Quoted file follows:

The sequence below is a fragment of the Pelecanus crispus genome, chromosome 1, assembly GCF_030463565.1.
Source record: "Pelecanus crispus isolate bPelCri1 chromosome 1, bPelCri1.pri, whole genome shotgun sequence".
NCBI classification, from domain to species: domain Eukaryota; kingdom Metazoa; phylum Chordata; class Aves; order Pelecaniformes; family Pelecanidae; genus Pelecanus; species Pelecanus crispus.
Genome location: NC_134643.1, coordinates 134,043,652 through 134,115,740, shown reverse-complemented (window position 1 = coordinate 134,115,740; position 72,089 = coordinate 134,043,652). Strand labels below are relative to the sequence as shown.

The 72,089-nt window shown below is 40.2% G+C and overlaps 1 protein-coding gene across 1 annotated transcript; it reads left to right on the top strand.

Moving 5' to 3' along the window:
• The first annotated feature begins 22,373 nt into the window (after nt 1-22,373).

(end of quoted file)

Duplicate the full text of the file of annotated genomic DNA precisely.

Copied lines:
The sequence below is a fragment of the Pelecanus crispus genome, chromosome 1, assembly GCF_030463565.1.
Source record: "Pelecanus crispus isolate bPelCri1 chromosome 1, bPelCri1.pri, whole genome shotgun sequence".
NCBI classification, from domain to species: domain Eukaryota; kingdom Metazoa; phylum Chordata; class Aves; order Pelecaniformes; family Pelecanidae; genus Pelecanus; species Pelecanus crispus.
Genome location: NC_134643.1, coordinates 134,043,652 through 134,115,740, shown reverse-complemented (window position 1 = coordinate 134,115,740; position 72,089 = coordinate 134,043,652). Strand labels below are relative to the sequence as shown.

The 72,089-nt window shown below is 40.2% G+C and overlaps 1 protein-coding gene across 1 annotated transcript; it reads left to right on the top strand.

Moving 5' to 3' along the window:
• The first annotated feature begins 22,373 nt into the window (after nt 1-22,373).